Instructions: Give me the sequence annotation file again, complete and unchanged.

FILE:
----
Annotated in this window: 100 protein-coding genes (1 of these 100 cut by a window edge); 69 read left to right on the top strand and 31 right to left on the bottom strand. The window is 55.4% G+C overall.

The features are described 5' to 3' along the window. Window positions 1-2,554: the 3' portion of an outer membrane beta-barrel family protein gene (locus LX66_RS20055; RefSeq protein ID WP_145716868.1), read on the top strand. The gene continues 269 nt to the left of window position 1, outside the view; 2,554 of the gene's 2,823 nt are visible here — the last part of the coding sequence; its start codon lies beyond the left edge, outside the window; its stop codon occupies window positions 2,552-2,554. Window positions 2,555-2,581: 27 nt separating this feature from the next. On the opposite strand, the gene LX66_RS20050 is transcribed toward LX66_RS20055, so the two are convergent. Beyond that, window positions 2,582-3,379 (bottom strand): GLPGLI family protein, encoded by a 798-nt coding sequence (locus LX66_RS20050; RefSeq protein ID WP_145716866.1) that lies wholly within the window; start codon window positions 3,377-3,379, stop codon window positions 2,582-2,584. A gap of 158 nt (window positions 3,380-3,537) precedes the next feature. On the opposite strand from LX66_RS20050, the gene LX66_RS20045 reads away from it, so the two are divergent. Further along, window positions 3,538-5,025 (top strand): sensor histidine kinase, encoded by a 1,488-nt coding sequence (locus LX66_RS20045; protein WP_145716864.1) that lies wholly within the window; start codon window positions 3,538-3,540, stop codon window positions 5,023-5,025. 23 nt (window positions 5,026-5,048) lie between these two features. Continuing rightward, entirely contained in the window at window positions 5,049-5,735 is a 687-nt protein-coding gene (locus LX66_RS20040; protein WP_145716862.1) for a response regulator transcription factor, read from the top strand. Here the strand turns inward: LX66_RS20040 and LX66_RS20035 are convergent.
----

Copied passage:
Annotated in this window: 100 protein-coding genes (1 of these 100 cut by a window edge); 69 read left to right on the top strand and 31 right to left on the bottom strand. The window is 55.4% G+C overall.

The features are described 5' to 3' along the window. Window positions 1-2,554: the 3' portion of an outer membrane beta-barrel family protein gene (locus LX66_RS20055; RefSeq protein ID WP_145716868.1), read on the top strand. The gene continues 269 nt to the left of window position 1, outside the view; 2,554 of the gene's 2,823 nt are visible here — the last part of the coding sequence; its start codon lies beyond the left edge, outside the window; its stop codon occupies window positions 2,552-2,554. Window positions 2,555-2,581: 27 nt separating this feature from the next. On the opposite strand, the gene LX66_RS20050 is transcribed toward LX66_RS20055, so the two are convergent. Beyond that, window positions 2,582-3,379 (bottom strand): GLPGLI family protein, encoded by a 798-nt coding sequence (locus LX66_RS20050; RefSeq protein ID WP_145716866.1) that lies wholly within the window; start codon window positions 3,377-3,379, stop codon window positions 2,582-2,584. A gap of 158 nt (window positions 3,380-3,537) precedes the next feature. On the opposite strand from LX66_RS20050, the gene LX66_RS20045 reads away from it, so the two are divergent. Further along, window positions 3,538-5,025 (top strand): sensor histidine kinase, encoded by a 1,488-nt coding sequence (locus LX66_RS20045; protein WP_145716864.1) that lies wholly within the window; start codon window positions 3,538-3,540, stop codon window positions 5,023-5,025. 23 nt (window positions 5,026-5,048) lie between these two features. Continuing rightward, entirely contained in the window at window positions 5,049-5,735 is a 687-nt protein-coding gene (locus LX66_RS20040; protein WP_145716862.1) for a response regulator transcription factor, read from the top strand. Here the strand turns inward: LX66_RS20040 and LX66_RS20035 are convergent.